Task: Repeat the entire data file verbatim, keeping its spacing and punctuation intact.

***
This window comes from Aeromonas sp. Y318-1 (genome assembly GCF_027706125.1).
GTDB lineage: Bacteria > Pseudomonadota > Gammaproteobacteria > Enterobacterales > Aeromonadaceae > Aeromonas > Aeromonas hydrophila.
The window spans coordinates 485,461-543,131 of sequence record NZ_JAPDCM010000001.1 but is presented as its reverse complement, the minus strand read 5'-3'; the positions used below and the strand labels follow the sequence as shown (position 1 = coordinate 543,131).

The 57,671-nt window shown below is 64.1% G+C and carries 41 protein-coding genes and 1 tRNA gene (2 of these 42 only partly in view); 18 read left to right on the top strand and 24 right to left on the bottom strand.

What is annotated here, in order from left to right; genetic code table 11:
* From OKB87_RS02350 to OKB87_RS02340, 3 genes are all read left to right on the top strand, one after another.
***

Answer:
This window comes from Aeromonas sp. Y318-1 (genome assembly GCF_027706125.1).
GTDB lineage: Bacteria > Pseudomonadota > Gammaproteobacteria > Enterobacterales > Aeromonadaceae > Aeromonas > Aeromonas hydrophila.
The window spans coordinates 485,461-543,131 of sequence record NZ_JAPDCM010000001.1 but is presented as its reverse complement, the minus strand read 5'-3'; the positions used below and the strand labels follow the sequence as shown (position 1 = coordinate 543,131).

The 57,671-nt window shown below is 64.1% G+C and carries 41 protein-coding genes and 1 tRNA gene (2 of these 42 only partly in view); 18 read left to right on the top strand and 24 right to left on the bottom strand.

What is annotated here, in order from left to right; genetic code table 11:
* From OKB87_RS02350 to OKB87_RS02340, 3 genes are all read left to right on the top strand, one after another.